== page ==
man in white long sleeve shirt writing on white board

Status quo, plus a little, isn’t a growth strategy

Several years ago, I walked into a colleague’s office, and I asked him a simple yet profound question, “What are your plans for growth in the coming year?” The year was 2011, and we were in the midst of June, nearing the end of our fiscal year. His initial reaction was one of surprise, as if I had posed an unusual query.

He had been tirelessly working to conclude the current year on a positive note, never pausing to contemplate the possibilities of the “new” year ahead. However, after the initial shock wore off, he returned to me with a response that encapsulates a sentiment all too familiar in today’s dynamic business landscape. He said, “To do better than we did this year—to make progress each and every month.”

At first glance, this goal might appear admirable, but I wish I could wholeheartedly agree. His response echoed the sentiments of many in the modern marketplace, where uncertainty often pushes us to settle for the status quo with a slight improvement.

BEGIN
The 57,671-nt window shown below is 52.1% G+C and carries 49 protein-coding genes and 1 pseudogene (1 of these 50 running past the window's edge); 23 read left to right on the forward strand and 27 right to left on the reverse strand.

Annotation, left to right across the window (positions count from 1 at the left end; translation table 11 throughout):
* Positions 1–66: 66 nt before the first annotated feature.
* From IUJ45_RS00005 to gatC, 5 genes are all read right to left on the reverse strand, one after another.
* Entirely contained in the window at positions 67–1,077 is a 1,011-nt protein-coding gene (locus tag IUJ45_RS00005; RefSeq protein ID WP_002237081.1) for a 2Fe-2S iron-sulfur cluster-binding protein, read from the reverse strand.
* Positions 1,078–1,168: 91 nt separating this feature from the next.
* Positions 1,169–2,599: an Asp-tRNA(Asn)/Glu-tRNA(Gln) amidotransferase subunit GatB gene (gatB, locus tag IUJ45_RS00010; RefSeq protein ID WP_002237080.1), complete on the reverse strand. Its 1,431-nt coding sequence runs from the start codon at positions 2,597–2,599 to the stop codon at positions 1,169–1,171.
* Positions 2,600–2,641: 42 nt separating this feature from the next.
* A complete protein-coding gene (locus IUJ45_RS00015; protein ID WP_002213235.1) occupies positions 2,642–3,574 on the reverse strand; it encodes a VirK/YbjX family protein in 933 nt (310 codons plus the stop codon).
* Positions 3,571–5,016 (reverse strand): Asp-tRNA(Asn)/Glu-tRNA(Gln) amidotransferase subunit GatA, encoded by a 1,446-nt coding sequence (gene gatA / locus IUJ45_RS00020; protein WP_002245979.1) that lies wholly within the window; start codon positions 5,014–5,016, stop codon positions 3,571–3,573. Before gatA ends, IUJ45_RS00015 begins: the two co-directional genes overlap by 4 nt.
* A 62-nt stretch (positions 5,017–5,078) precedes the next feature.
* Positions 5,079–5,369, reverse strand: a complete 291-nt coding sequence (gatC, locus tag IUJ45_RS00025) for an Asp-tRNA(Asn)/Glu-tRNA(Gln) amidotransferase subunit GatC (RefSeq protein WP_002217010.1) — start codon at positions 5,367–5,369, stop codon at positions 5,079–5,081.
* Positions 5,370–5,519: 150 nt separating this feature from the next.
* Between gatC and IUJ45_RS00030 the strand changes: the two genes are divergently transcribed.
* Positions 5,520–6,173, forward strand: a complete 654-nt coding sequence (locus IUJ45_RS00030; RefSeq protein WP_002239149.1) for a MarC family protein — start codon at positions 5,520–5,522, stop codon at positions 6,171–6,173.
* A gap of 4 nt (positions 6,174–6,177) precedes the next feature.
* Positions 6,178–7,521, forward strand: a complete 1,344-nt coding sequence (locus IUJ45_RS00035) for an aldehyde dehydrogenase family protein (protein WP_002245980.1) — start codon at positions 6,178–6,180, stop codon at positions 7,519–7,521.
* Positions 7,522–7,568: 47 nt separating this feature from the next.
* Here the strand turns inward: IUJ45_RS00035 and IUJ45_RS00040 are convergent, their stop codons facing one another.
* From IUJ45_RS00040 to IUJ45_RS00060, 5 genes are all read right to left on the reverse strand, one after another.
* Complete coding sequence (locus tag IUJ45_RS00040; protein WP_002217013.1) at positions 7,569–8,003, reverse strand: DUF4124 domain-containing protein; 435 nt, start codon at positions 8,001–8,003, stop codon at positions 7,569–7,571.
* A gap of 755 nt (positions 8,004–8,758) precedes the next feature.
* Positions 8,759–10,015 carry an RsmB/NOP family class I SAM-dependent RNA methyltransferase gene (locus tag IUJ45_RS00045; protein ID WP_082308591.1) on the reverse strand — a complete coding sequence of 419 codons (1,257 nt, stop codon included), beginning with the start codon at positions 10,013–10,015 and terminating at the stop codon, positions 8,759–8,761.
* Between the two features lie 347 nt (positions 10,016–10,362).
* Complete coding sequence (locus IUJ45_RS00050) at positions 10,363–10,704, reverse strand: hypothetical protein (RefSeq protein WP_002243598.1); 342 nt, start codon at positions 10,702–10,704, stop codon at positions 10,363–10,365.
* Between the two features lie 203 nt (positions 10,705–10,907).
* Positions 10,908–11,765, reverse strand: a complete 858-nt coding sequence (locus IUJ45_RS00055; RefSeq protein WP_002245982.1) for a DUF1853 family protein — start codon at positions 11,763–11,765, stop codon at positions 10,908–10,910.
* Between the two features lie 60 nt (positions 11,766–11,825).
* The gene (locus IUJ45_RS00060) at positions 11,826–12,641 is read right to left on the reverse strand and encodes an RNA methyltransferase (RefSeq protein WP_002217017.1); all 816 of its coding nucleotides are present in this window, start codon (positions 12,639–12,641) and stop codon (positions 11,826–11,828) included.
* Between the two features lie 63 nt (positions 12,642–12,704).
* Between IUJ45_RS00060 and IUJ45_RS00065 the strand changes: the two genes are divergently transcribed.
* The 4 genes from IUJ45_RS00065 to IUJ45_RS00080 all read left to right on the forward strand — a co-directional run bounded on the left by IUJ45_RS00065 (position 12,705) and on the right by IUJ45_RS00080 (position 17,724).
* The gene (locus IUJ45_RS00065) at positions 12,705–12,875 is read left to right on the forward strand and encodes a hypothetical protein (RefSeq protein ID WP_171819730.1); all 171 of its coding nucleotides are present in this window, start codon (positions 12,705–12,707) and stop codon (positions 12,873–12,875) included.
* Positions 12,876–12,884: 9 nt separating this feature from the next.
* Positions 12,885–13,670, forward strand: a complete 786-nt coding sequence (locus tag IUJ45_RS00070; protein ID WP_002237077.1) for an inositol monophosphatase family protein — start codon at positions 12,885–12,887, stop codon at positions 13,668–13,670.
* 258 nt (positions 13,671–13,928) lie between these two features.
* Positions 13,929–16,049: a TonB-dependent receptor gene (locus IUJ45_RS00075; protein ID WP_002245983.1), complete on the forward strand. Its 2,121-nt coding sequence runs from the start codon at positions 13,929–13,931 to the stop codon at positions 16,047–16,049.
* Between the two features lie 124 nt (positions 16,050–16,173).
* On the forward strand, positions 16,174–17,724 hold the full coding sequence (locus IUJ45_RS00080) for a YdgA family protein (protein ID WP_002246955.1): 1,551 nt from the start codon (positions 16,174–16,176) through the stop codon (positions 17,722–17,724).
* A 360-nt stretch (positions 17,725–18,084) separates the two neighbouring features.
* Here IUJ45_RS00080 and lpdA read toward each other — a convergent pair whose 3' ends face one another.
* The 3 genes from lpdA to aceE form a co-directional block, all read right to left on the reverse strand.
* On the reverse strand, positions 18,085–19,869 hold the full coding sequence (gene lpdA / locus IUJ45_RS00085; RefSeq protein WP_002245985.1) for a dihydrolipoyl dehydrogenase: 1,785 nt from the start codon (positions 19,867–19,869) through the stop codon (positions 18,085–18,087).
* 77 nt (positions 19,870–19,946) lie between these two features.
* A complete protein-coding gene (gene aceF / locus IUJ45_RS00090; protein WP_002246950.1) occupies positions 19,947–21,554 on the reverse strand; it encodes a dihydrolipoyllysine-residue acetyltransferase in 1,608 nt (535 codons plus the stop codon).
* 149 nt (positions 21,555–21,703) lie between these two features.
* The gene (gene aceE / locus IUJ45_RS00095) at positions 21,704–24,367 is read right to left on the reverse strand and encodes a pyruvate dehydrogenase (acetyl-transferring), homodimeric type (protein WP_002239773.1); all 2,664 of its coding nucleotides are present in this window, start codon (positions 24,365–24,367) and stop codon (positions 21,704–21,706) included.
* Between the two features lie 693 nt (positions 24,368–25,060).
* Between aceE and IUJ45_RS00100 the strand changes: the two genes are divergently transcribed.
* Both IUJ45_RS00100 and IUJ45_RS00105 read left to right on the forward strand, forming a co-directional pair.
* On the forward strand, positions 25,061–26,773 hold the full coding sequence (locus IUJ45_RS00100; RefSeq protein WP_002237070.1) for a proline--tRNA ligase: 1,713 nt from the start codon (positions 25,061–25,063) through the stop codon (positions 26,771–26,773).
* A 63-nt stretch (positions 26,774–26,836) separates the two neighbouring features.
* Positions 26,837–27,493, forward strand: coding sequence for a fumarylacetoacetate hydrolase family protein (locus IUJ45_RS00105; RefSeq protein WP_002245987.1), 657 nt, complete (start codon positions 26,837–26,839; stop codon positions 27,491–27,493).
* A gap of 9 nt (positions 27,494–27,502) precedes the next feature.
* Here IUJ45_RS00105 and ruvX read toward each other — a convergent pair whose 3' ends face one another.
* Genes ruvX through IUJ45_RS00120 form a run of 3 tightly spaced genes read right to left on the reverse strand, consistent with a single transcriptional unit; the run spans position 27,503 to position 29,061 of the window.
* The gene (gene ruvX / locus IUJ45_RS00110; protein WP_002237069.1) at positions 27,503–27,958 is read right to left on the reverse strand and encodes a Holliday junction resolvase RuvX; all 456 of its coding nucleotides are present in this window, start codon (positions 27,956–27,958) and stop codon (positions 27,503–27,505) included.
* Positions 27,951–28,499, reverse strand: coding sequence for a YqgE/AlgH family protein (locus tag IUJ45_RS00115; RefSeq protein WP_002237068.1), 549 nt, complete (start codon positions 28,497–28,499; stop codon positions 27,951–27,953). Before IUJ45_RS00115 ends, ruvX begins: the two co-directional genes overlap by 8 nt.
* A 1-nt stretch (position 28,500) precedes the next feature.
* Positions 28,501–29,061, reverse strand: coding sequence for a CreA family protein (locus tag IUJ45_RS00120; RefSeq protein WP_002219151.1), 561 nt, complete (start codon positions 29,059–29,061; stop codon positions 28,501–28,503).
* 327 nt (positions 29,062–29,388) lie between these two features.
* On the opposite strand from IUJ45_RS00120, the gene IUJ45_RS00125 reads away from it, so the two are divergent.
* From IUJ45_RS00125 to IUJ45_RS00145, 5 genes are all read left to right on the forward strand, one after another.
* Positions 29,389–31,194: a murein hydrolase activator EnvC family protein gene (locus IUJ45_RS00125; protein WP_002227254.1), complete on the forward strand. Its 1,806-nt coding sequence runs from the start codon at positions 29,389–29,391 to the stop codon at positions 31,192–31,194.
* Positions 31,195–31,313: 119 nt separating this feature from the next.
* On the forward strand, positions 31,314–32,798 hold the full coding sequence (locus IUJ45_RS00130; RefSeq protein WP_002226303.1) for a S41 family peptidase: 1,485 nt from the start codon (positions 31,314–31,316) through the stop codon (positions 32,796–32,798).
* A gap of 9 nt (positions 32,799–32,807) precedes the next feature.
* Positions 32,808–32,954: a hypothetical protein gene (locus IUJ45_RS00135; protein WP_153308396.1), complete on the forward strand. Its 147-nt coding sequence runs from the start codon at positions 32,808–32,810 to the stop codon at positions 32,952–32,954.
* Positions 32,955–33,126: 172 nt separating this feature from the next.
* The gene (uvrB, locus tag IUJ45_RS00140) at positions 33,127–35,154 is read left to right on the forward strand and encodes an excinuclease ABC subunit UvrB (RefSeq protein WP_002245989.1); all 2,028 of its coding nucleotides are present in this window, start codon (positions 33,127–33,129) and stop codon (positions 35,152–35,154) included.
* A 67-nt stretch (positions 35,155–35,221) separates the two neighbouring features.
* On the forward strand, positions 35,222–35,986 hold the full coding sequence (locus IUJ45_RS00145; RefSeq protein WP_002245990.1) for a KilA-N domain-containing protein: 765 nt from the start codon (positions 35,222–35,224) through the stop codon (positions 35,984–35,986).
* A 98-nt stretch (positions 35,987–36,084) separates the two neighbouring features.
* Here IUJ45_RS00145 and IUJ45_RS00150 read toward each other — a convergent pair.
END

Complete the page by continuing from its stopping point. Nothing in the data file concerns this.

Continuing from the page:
While this response is understandable, it’s also fraught with danger. When individuals or businesses cease to strive for greatness, they inadvertently establish mediocrity as the standard, and too often, they don’t even attain that.

Certainly, we must be pragmatic and consider the realities of today’s rapidly changing market. I’m not advocating for recklessness or undue risk-taking. However, becoming excessively consumed by anxiety over factors beyond our control can paralyze us. We become so afraid of making the wrong move that we end up making none at all. This isn’t management; it’s cowardice.

As business owners and managers, we have a duty that extends beyond the mere execution of tasks. We must demand more of ourselves and our teams than the bare minimum of “doing your job.”

In a recent study on employee motivation, it was found that a significant number of respondents ranked “being a part of something great or something that matters” higher than monetary considerations. In fact, many were willing to volunteer extra time if the cause was deemed “great.”

If greatness can serve as a motivating force for employees, who are undeniably one of the most critical components of any business, then it’s worth contemplating what mediocrity achieves. I’m confident you can surmise the answer to that question.

So, I encourage you to take a step back from the day-to-day concerns and responsibilities of your profession and, even if only for a brief moment, ponder this question: “What great thing can we accomplish this year?”

I assure you that this perspective shift will not only help you channel your efforts toward greatness but also uplift your spirits in a time when we need inspiration more than ever.